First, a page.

Measurement Maketh Marketing?
A number of recent conversations with advertising people have featured their defending of campaigns designed to "raise awareness" of a product/service. Of course, with the exception of the impulse purchase, it is probably important that a potential customer has some awareness of your offering, but I've always been concerned that awareness carries no inherent implication of action.
If your marketing solely raises awareness of your existence, it's more than likely raising an equal awareness of your category and will result in a general sales spike for you and your competitors. Unless your marketing prompts awareness coupled with genuine interest and, I would argue, a degree of real desire to purchase, then there is no guarantee that your sales spike will be better than your competitors.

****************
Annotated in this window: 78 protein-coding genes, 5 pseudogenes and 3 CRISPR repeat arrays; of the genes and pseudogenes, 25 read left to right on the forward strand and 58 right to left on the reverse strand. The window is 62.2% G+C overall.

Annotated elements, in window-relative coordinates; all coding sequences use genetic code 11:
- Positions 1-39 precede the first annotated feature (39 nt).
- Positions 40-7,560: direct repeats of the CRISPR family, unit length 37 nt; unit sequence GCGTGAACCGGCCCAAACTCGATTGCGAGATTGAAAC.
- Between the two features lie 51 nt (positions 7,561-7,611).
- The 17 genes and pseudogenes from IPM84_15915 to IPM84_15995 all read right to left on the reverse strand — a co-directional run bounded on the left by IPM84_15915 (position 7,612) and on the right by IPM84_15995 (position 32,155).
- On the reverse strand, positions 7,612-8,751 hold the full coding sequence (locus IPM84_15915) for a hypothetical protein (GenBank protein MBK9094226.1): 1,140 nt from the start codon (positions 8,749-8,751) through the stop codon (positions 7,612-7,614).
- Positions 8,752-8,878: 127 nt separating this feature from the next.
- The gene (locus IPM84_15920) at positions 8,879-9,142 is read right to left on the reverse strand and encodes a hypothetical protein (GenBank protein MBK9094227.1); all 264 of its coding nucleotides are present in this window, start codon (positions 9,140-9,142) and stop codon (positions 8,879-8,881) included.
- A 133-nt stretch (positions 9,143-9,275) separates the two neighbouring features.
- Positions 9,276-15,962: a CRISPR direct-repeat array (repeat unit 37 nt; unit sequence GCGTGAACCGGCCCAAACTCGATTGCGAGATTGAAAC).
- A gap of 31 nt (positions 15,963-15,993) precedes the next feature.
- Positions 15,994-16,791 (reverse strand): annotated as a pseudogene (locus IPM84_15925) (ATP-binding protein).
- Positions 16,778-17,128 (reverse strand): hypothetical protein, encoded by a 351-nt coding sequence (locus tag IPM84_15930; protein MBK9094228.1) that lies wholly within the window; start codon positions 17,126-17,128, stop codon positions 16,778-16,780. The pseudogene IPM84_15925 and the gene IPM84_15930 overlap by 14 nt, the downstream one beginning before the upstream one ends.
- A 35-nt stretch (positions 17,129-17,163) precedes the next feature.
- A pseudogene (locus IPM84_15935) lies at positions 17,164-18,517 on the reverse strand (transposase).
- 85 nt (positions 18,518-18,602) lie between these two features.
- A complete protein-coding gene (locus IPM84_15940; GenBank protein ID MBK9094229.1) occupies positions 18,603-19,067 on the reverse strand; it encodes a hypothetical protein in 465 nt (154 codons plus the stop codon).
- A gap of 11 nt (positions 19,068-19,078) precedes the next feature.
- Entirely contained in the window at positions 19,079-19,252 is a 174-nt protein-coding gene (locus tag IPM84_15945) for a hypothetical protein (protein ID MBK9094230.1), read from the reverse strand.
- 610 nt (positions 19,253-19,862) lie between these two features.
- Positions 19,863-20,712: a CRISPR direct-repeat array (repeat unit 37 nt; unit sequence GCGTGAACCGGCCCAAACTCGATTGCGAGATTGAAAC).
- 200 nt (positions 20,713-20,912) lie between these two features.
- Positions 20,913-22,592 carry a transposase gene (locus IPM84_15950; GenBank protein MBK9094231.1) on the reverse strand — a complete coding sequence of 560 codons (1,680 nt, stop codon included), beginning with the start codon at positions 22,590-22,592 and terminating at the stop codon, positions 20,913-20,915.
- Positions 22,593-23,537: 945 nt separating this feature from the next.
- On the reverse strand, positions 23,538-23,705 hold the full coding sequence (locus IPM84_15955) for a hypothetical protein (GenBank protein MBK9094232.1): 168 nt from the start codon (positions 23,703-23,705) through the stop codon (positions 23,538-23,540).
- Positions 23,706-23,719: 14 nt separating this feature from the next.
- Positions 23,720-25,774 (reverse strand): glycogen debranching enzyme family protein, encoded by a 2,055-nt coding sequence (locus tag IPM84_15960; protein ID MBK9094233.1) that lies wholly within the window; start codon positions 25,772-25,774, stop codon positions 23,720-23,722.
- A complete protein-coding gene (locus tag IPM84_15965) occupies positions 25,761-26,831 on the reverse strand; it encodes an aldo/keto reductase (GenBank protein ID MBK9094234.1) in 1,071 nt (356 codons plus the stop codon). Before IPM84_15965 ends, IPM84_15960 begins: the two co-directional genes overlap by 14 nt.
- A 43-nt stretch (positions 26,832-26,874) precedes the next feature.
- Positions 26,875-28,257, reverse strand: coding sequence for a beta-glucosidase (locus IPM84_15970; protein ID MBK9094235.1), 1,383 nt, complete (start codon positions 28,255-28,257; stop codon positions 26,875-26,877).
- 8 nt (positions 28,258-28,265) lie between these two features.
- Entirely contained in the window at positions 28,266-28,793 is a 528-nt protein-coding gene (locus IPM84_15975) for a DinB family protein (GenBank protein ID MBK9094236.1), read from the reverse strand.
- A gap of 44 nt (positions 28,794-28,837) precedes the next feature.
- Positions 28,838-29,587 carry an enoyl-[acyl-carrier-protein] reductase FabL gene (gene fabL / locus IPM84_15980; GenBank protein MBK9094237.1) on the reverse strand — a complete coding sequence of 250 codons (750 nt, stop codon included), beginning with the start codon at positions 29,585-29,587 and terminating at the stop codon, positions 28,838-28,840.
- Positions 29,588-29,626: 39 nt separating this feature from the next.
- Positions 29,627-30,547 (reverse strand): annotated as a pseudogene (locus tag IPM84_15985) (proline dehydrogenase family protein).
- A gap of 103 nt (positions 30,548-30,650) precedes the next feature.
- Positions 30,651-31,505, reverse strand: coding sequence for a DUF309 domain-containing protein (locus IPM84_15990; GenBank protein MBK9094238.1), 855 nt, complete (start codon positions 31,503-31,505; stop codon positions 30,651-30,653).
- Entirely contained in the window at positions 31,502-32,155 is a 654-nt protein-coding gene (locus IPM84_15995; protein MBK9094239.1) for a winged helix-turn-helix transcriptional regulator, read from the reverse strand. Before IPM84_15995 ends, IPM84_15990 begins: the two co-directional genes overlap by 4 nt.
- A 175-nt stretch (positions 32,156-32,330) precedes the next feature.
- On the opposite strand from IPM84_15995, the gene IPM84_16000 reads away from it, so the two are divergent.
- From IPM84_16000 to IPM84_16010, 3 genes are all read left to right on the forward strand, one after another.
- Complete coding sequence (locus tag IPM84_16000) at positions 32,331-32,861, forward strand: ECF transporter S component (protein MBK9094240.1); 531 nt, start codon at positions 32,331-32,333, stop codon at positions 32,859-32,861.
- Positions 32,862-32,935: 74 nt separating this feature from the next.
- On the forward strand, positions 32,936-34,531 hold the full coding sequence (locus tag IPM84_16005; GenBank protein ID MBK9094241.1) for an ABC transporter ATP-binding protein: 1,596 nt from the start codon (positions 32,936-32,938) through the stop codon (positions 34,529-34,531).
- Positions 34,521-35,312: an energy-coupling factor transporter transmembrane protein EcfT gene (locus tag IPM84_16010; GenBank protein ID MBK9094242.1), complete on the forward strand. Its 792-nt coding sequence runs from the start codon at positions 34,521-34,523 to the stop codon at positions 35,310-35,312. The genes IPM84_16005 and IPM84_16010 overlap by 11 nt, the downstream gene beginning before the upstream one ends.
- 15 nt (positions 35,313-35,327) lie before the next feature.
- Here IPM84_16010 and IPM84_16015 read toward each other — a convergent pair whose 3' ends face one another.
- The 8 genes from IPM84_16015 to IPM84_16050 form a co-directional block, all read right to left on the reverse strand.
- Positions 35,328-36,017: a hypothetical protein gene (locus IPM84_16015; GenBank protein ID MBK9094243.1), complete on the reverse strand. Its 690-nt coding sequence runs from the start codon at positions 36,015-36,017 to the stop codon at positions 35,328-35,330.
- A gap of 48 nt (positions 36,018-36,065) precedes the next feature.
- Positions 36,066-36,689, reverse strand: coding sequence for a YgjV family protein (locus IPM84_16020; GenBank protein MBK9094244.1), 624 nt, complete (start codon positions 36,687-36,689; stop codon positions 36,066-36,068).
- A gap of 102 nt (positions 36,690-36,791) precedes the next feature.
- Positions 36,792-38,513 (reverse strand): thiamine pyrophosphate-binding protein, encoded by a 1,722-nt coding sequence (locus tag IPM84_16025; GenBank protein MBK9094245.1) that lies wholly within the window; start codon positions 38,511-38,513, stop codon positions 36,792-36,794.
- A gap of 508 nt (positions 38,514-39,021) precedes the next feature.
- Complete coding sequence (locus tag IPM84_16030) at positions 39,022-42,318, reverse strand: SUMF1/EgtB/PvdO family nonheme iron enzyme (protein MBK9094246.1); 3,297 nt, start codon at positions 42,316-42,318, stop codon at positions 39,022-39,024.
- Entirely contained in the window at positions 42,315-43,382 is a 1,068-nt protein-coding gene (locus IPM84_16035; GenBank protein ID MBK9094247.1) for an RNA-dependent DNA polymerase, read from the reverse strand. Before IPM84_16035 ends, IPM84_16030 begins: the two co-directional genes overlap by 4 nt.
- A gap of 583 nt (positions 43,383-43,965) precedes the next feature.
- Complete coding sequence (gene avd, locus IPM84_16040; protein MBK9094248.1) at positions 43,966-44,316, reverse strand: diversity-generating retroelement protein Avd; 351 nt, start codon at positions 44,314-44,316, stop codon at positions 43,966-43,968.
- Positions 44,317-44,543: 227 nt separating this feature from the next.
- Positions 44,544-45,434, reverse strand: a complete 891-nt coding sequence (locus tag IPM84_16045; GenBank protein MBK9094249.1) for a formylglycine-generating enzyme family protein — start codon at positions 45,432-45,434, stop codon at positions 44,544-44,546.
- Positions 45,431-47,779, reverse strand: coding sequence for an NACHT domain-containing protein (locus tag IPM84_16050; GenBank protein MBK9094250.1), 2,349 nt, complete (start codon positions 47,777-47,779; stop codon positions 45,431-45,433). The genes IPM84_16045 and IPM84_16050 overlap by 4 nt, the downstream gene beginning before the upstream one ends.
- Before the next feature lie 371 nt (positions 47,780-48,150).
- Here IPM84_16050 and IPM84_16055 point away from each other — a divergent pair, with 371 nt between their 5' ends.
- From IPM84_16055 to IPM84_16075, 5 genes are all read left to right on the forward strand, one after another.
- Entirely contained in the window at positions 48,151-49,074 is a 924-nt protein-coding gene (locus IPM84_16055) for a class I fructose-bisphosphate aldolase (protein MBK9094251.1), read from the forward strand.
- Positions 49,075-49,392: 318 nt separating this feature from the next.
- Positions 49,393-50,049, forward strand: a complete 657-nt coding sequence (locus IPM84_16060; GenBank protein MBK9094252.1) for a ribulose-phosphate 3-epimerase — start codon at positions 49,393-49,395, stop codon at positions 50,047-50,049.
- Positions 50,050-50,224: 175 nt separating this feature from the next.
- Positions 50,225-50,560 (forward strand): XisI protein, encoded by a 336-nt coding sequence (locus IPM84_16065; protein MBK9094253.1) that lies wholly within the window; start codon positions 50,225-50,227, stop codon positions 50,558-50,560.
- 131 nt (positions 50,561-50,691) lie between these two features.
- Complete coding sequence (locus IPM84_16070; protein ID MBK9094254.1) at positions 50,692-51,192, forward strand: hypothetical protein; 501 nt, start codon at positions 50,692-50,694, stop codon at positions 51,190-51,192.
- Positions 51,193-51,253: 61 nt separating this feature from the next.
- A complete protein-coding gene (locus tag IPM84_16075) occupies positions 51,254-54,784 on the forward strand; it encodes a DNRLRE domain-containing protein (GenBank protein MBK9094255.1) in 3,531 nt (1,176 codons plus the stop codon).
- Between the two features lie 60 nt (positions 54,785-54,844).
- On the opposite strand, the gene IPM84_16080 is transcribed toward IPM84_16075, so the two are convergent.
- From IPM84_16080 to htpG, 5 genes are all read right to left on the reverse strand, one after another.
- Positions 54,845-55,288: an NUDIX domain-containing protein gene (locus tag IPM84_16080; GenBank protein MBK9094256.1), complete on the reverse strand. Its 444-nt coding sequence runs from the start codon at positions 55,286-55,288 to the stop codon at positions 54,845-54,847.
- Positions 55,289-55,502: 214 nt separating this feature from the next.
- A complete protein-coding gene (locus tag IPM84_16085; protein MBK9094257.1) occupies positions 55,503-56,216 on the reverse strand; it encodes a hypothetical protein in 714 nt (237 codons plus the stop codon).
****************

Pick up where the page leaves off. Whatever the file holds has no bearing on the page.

In an age of metrics, building awareness has the advantage of being a goal that is reasonably convincingly measurable in terms of unprompted customer recall (though prompted recall still seems totally disingenuous to me). But to do so is to elevate measurement above effectiveness as your marketing goal. It's the difference between being Miss/Mr Congeniality and the one that everyone wants to date.